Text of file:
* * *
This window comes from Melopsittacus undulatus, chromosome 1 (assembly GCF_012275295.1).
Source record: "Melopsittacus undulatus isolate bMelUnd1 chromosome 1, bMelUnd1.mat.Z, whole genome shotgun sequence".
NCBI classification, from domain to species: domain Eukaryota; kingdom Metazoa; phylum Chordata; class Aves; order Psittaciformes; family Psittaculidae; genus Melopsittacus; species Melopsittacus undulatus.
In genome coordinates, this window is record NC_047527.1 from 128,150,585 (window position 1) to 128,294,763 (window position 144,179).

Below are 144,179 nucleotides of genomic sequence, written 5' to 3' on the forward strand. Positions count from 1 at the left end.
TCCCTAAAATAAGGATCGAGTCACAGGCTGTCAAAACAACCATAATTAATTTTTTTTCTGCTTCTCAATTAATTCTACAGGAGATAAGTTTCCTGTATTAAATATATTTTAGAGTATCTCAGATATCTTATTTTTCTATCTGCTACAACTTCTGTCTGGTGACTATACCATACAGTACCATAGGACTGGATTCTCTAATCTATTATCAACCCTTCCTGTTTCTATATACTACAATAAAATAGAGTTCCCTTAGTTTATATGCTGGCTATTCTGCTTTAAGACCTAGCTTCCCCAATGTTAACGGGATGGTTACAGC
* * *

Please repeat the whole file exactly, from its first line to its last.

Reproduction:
This window comes from Melopsittacus undulatus, chromosome 1 (assembly GCF_012275295.1).
Source record: "Melopsittacus undulatus isolate bMelUnd1 chromosome 1, bMelUnd1.mat.Z, whole genome shotgun sequence".
NCBI classification, from domain to species: domain Eukaryota; kingdom Metazoa; phylum Chordata; class Aves; order Psittaciformes; family Psittaculidae; genus Melopsittacus; species Melopsittacus undulatus.
In genome coordinates, this window is record NC_047527.1 from 128,150,585 (window position 1) to 128,294,763 (window position 144,179).

Below are 144,179 nucleotides of genomic sequence, written 5' to 3' on the forward strand. Positions count from 1 at the left end.
TCCCTAAAATAAGGATCGAGTCACAGGCTGTCAAAACAACCATAATTAATTTTTTTTCTGCTTCTCAATTAATTCTACAGGAGATAAGTTTCCTGTATTAAATATATTTTAGAGTATCTCAGATATCTTATTTTTCTATCTGCTACAACTTCTGTCTGGTGACTATACCATACAGTACCATAGGACTGGATTCTCTAATCTATTATCAACCCTTCCTGTTTCTATATACTACAATAAAATAGAGTTCCCTTAGTTTATATGCTGGCTATTCTGCTTTAAGACCTAGCTTCCCCAATGTTAACGGGATGGTTACAGC